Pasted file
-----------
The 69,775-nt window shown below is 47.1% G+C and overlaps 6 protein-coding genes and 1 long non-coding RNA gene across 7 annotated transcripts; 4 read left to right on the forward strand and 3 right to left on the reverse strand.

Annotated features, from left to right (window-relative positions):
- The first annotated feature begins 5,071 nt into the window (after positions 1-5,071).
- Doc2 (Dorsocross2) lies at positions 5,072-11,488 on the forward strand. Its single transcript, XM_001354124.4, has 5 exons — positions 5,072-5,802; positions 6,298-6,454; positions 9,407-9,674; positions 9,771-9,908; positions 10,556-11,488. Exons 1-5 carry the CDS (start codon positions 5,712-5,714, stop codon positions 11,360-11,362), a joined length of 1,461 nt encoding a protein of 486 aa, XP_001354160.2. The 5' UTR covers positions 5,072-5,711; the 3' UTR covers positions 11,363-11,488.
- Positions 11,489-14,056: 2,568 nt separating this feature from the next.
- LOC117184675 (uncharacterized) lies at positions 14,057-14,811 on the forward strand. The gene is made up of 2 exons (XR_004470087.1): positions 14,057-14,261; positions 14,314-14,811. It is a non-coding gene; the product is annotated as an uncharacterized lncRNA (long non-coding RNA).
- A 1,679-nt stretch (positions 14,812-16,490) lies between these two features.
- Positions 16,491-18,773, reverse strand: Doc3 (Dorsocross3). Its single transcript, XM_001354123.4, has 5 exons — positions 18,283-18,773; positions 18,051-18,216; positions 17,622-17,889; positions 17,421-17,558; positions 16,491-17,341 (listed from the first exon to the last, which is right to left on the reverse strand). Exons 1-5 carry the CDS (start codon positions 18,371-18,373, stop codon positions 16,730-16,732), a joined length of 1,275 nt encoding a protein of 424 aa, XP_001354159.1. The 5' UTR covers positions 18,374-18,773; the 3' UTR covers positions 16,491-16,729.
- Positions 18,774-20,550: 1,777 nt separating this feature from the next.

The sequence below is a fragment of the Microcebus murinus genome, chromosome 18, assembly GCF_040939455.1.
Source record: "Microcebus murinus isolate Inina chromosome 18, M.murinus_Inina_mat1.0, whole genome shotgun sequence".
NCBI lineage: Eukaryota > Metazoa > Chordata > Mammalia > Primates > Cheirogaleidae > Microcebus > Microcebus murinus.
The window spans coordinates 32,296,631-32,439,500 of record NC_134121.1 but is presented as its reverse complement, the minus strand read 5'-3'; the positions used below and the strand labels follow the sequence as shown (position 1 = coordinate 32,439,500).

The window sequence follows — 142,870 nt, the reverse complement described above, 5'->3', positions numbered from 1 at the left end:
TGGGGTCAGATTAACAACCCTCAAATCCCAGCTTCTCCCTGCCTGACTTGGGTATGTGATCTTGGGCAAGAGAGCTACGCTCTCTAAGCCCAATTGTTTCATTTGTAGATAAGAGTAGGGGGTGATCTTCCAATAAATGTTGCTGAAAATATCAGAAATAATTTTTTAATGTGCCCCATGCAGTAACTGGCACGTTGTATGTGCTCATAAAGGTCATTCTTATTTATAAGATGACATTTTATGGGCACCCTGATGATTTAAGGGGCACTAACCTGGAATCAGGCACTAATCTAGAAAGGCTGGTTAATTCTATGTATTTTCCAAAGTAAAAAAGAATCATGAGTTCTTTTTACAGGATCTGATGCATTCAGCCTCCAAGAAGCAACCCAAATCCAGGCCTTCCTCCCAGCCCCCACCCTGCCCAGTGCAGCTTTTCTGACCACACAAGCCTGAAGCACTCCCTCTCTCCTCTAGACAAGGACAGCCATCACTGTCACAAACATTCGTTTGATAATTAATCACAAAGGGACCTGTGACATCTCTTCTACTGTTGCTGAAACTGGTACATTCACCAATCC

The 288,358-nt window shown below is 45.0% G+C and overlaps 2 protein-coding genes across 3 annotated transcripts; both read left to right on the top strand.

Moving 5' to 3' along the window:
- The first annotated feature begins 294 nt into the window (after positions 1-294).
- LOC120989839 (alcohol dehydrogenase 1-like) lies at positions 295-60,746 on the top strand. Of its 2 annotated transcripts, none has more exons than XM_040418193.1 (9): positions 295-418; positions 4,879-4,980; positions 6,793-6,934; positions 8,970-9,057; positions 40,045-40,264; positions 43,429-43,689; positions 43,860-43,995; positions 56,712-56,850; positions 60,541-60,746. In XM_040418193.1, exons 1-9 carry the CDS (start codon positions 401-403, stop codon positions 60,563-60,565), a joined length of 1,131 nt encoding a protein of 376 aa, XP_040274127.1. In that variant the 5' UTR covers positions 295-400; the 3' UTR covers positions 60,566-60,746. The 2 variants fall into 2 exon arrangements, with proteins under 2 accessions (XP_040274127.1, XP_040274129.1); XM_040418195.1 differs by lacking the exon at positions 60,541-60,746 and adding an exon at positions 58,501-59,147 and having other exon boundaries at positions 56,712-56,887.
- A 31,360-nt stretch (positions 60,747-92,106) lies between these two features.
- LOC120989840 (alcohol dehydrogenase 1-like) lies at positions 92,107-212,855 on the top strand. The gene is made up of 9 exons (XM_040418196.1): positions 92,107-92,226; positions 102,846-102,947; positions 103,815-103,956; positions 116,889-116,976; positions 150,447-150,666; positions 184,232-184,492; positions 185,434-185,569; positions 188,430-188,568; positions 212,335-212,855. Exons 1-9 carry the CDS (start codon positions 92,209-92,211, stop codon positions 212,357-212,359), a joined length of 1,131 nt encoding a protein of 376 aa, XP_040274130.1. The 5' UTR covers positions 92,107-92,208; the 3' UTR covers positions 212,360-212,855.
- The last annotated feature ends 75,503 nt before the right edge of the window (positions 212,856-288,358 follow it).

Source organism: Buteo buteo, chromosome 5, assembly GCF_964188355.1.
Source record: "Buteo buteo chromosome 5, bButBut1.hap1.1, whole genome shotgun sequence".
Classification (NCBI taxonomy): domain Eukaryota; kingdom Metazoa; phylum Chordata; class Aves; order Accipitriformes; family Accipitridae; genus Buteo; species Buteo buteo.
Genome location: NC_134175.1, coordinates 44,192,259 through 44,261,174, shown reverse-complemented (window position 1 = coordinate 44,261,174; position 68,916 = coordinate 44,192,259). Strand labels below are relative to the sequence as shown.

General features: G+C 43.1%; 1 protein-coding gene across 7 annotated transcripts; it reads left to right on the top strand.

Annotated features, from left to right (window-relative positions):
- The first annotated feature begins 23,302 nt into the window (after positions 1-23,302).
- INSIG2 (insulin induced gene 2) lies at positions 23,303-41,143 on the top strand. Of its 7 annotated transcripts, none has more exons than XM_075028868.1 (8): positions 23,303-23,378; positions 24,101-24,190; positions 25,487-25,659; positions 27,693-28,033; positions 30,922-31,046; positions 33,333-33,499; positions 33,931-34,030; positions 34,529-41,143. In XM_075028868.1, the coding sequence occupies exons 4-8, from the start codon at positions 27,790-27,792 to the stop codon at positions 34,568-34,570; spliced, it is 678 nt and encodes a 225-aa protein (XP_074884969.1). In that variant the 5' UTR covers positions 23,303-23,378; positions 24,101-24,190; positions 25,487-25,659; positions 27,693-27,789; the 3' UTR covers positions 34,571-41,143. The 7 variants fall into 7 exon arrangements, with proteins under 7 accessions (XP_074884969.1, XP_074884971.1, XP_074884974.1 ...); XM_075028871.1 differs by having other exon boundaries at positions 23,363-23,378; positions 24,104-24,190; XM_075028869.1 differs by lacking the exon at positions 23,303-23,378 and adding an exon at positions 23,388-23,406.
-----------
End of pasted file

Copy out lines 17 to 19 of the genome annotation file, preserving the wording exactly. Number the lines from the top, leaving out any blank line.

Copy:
Moving 5' to 3' along the window:
- The first annotated feature begins 294 nt into the window (after positions 1-294).
- LOC120989839 (alcohol dehydrogenase 1-like) lies at positions 295-60,746 on the top strand. Of its 2 annotated transcripts, none has more exons than XM_040418193.1 (9): positions 295-418; positions 4,879-4,980; positions 6,793-6,934; positions 8,970-9,057; positions 40,045-40,264; positions 43,429-43,689; positions 43,860-43,995; positions 56,712-56,850; positions 60,541-60,746. In XM_040418193.1, exons 1-9 carry the CDS (start codon positions 401-403, stop codon positions 60,563-60,565), a joined length of 1,131 nt encoding a protein of 376 aa, XP_040274127.1. In that variant the 5' UTR covers positions 295-400; the 3' UTR covers positions 60,566-60,746. The 2 variants fall into 2 exon arrangements, with proteins under 2 accessions (XP_040274127.1, XP_040274129.1); XM_040418195.1 differs by lacking the exon at positions 60,541-60,746 and adding an exon at positions 58,501-59,147 and having other exon boundaries at positions 56,712-56,887.